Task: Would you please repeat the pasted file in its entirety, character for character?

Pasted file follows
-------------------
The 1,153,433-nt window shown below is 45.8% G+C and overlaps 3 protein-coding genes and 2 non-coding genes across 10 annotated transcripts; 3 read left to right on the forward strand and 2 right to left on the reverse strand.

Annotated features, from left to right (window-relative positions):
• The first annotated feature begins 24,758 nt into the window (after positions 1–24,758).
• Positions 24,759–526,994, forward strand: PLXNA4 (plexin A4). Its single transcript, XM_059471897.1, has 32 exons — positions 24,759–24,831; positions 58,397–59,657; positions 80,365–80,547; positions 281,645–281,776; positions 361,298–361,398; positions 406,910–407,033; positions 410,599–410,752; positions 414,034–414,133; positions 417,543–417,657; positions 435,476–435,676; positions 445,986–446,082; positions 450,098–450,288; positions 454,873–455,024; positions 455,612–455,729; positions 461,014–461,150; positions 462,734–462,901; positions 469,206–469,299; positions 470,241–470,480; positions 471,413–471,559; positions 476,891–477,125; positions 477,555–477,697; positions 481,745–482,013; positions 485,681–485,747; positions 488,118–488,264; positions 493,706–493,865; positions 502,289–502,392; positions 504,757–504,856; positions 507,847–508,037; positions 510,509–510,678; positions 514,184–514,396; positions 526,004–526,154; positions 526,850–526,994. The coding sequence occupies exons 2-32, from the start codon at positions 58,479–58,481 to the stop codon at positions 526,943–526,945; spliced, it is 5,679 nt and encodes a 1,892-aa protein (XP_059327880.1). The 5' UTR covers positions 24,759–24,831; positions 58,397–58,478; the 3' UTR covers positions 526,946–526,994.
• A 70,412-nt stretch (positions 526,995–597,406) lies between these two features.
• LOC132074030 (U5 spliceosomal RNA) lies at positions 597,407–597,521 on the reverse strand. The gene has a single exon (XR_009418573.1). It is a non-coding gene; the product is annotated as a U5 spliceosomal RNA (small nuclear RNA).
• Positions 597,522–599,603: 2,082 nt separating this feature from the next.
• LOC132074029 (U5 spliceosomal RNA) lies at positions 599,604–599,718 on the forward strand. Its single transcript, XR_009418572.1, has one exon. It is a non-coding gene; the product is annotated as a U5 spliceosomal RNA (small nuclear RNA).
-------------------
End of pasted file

The 1,153,433-nt window shown below is 45.8% G+C and overlaps 3 protein-coding genes and 2 non-coding genes across 10 annotated transcripts; 3 read left to right on the forward strand and 2 right to left on the reverse strand.

Annotated features, from left to right (window-relative positions):
• The first annotated feature begins 24,758 nt into the window (after positions 1–24,758).
• Positions 24,759–526,994, forward strand: PLXNA4 (plexin A4). Its single transcript, XM_059471897.1, has 32 exons — positions 24,759–24,831; positions 58,397–59,657; positions 80,365–80,547; positions 281,645–281,776; positions 361,298–361,398; positions 406,910–407,033; positions 410,599–410,752; positions 414,034–414,133; positions 417,543–417,657; positions 435,476–435,676; positions 445,986–446,082; positions 450,098–450,288; positions 454,873–455,024; positions 455,612–455,729; positions 461,014–461,150; positions 462,734–462,901; positions 469,206–469,299; positions 470,241–470,480; positions 471,413–471,559; positions 476,891–477,125; positions 477,555–477,697; positions 481,745–482,013; positions 485,681–485,747; positions 488,118–488,264; positions 493,706–493,865; positions 502,289–502,392; positions 504,757–504,856; positions 507,847–508,037; positions 510,509–510,678; positions 514,184–514,396; positions 526,004–526,154; positions 526,850–526,994. The coding sequence occupies exons 2-32, from the start codon at positions 58,479–58,481 to the stop codon at positions 526,943–526,945; spliced, it is 5,679 nt and encodes a 1,892-aa protein (XP_059327880.1). The 5' UTR covers positions 24,759–24,831; positions 58,397–58,478; the 3' UTR covers positions 526,946–526,994.
• A 70,412-nt stretch (positions 526,995–597,406) lies between these two features.
• LOC132074030 (U5 spliceosomal RNA) lies at positions 597,407–597,521 on the reverse strand. The gene has a single exon (XR_009418573.1). It is a non-coding gene; the product is annotated as a U5 spliceosomal RNA (small nuclear RNA).
• Positions 597,522–599,603: 2,082 nt separating this feature from the next.
• LOC132074029 (U5 spliceosomal RNA) lies at positions 599,604–599,718 on the forward strand. Its single transcript, XR_009418572.1, has one exon. It is a non-coding gene; the product is annotated as a U5 spliceosomal RNA (small nuclear RNA).